Atg Logo Vector

Asian American and Pacific Islander History From an Immigrant Perspective

Tuyet-Hanh Schnell from the Asian Connections AG reflects on learning about Asian leaders and innovators outside of traditional school environments.
Asian Connections Affinity Group

Growing up in Saigon, Vietnam, in the early 1970s, I always thought of the United States (I called it “Nước Mỹ”) as a magical, wonderful place. My dad had been to San Francisco, and I loved hearing him tell stories about how he walked across the Golden Gate Bridge. I did not know that I would be arriving in the U.S. as a refugee in 1975. Before coming to the U.S., I had never met an American citizen and really had no idea what life in America was truly like. I remember watching one of the moon landings on television and thought it was so amazing. I think that many who live outside of the U.S. still have some of the same feelings I had as a child ― the U.S. was a place full of opportunities where dreams can come true.

Starting school in the second grade in the U.S. was strange for me. I did not speak English, and the elementary school in my small coastal town in New Jersey did not have an English as a second language program. So, they created one to accommodate me. It felt very odd to be the only Asian student in a sea of white children. I joined a Girl Scout Brownies troop and started to blend in with my newfound culture. Growing up in a mostly white community, history lessons also seemed to focus a lot on the founding fathers and the accomplishments of American leaders, scientists, poets, and authors ― all of whom were mostly white men. Occasionally, we would learn of accomplished women and African Americans. The only Asian part of my history lessons growing up in America was the mention of the Chinese immigrants who helped to build the Transcontinental Railroad in the 1860s, the internment of Japanese Americans during World War II, and the Vietnam War.

Although my parents told me that I was special, the lack of any historical information about Asian American contributions led me to believe that my being Asian was not special in any way. I did not know that in the 1940s and 1950s, Chinese-born woman physicist Chien-Shiung Wu, Ph.D., improved technology for the detection of radiation and the enrichment of uranium that was crucial during the Manhattan Project, the research program on atomic weapons during World War II. I was not taught that Philippine-born immigrant Larry Itliong formed the Filipino Farm Labor Union in 1956, working to gain farm workers better pay and working conditions.1 I did not learn that during World War II, Korean American Navy Lieutenant Susan Ahn became the first female gunnery officer or that Bangladeshi American architect/structural engineer Fazlur Rahman Khan designed the Sears Tower that became the tallest building in the world in 1970. 2

I only learned that the first Asian American astronaut to go into space was Ellison Shoji Onizuka when I lived through the Space Shuttle Challenger disaster in 1986. As stated by Helen Zia, a Chinese American activist, to Time magazine, “Students can go through their whole educational life, not hearing a single fact or historical reference to Asians in America. We need to teach how Asian Americans experience life and race in America, and how Asian Americans have stood up not just for other Asians, but for all Americans to fight against racism.” 3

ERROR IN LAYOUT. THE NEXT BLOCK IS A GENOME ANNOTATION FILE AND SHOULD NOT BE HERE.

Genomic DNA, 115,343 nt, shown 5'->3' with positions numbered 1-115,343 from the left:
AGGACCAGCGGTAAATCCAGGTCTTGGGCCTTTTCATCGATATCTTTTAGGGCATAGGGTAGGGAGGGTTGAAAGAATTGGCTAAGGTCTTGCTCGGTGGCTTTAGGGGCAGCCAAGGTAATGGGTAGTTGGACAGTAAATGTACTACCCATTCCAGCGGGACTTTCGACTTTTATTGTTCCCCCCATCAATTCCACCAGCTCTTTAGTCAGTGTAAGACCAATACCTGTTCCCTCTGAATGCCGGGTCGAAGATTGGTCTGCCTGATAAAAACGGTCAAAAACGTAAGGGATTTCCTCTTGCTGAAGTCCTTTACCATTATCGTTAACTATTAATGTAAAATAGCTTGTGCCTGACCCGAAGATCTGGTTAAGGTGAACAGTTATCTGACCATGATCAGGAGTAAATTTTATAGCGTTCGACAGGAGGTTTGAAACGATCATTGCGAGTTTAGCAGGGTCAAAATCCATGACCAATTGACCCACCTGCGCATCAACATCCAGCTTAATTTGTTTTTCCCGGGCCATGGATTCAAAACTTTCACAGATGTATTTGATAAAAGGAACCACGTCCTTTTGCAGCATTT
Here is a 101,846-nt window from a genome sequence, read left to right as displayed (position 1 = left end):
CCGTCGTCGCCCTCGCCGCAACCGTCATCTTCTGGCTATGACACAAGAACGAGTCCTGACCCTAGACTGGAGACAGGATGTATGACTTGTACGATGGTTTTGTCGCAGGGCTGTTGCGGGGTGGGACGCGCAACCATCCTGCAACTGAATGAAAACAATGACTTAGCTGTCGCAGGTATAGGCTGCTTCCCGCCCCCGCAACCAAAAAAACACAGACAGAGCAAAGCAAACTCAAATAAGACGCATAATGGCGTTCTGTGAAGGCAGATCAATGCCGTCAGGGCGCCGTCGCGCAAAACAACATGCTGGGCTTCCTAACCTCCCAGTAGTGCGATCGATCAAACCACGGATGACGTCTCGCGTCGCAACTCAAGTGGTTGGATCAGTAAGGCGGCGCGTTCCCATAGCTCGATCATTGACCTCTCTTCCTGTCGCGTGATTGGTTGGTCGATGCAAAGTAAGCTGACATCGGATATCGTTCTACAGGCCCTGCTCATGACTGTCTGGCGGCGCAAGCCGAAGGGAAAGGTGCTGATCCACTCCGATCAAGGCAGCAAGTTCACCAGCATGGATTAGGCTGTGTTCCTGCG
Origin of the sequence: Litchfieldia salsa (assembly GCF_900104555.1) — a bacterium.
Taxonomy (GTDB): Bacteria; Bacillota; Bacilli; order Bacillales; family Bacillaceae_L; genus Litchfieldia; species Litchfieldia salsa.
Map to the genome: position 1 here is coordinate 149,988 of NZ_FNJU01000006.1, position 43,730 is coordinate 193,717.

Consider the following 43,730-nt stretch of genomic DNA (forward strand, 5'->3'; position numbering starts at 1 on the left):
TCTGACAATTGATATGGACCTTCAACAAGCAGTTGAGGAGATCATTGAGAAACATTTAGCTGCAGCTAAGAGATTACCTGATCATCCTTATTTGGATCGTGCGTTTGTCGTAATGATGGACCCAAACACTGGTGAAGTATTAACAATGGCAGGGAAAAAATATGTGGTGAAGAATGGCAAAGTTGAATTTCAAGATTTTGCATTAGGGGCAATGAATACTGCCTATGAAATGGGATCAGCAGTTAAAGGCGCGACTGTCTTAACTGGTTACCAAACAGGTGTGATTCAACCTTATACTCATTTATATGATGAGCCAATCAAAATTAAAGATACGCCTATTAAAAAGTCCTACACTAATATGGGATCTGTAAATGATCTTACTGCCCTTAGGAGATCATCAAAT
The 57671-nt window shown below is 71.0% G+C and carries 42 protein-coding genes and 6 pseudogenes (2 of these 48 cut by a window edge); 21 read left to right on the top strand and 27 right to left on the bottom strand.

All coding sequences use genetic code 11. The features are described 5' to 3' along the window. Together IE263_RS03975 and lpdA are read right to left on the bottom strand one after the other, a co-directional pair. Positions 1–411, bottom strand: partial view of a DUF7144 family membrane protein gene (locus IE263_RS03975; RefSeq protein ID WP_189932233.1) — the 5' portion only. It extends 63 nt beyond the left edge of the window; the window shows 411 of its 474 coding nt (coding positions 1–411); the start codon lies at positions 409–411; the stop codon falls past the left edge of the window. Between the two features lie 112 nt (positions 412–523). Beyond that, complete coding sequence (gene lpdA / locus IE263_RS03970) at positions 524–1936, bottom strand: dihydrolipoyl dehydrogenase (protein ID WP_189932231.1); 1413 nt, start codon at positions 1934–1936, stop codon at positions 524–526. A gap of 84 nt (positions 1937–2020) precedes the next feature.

Therefore, it is vitally important for all Americans to learn about the contributions of the largest growing ethnic group in America.4 The celebration of Asian American & Pacific Islander Heritage Month (AAPIHM) provides that opportunity to learn and celebrate those contributions that helped to shape the United States and the world. It is also an opportunity for Asians in America to learn a bit more of their own history. Even in 2024, Asian Americans born and raised in the U.S. still experience racialization perceptions as foreigners.5 I am thankful that SWE has provided a community for Asian American engineers like me to collaborate, network, grow, and learn from each other through the Asian Connections Affinity Group. This group has provided me with a great sense of belonging. I have made many meaningful friendships and learned from the members of this group. I am proud to help celebrate this AAPIHM with my perspective on Asians in America.

Stay in the loop with the Asian Connections AG by subscribing to their updates via the Communications Preferences in your member portal, or check out their Linktree.




  • Tuyet-Hanh Schnell

    Tuyet-Hanh Schnell is a Principal Member Engineering Staff at Lockheed Martin. In her 33-year career, she has held both technical and functional leadership roles. She has worked in HW, SW, FW, and System Engineering. She travels extensively to Asia to support her customers. She is a Lean Six Sigma Green Belt and Agile Coach and uses that knowledge to help teams improve and work together more efficiently. She serves as the FY24 President of the Southern NJ SWE section and is a member of the SWE Outreach, SWE Next, and Awards & Recognition committees. She resides in NJ with her engineer husband and their 2 children.